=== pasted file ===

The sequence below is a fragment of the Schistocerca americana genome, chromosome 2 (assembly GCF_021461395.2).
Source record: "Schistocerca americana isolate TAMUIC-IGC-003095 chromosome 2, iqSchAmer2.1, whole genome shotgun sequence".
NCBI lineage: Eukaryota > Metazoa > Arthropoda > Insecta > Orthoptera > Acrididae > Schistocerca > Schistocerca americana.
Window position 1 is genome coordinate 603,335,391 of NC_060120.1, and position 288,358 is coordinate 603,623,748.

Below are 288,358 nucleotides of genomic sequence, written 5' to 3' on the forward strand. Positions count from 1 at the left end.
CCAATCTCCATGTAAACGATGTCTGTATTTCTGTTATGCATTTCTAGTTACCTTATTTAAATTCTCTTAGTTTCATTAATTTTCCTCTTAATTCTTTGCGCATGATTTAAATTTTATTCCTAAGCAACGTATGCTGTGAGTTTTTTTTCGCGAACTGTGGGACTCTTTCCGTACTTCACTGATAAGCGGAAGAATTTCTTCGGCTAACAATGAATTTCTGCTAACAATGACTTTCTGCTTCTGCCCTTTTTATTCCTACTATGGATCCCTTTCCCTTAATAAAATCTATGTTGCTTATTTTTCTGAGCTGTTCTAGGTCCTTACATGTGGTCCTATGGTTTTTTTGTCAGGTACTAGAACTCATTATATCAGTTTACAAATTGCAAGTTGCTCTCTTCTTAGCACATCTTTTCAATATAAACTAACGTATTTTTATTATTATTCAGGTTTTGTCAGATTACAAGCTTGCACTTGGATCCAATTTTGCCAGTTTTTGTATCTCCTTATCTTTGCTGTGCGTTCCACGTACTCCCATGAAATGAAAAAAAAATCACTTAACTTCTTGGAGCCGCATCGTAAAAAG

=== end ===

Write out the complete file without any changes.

The sequence below is a fragment of the Schistocerca americana genome, chromosome 2 (assembly GCF_021461395.2).
Source record: "Schistocerca americana isolate TAMUIC-IGC-003095 chromosome 2, iqSchAmer2.1, whole genome shotgun sequence".
NCBI lineage: Eukaryota > Metazoa > Arthropoda > Insecta > Orthoptera > Acrididae > Schistocerca > Schistocerca americana.
Window position 1 is genome coordinate 603,335,391 of NC_060120.1, and position 288,358 is coordinate 603,623,748.

Below are 288,358 nucleotides of genomic sequence, written 5' to 3' on the forward strand. Positions count from 1 at the left end.
CCAATCTCCATGTAAACGATGTCTGTATTTCTGTTATGCATTTCTAGTTACCTTATTTAAATTCTCTTAGTTTCATTAATTTTCCTCTTAATTCTTTGCGCATGATTTAAATTTTATTCCTAAGCAACGTATGCTGTGAGTTTTTTTTCGCGAACTGTGGGACTCTTTCCGTACTTCACTGATAAGCGGAAGAATTTCTTCGGCTAACAATGAATTTCTGCTAACAATGACTTTCTGCTTCTGCCCTTTTTATTCCTACTATGGATCCCTTTCCCTTAATAAAATCTATGTTGCTTATTTTTCTGAGCTGTTCTAGGTCCTTACATGTGGTCCTATGGTTTTTTTGTCAGGTACTAGAACTCATTATATCAGTTTACAAATTGCAAGTTGCTCTCTTCTTAGCACATCTTTTCAATATAAACTAACGTATTTTTATTATTATTCAGGTTTTGTCAGATTACAAGCTTGCACTTGGATCCAATTTTGCCAGTTTTTGTATCTCCTTATCTTTGCTGTGCGTTCCACGTACTCCCATGAAATGAAAAAAAAATCACTTAACTTCTTGGAGCCGCATCGTAAAAAG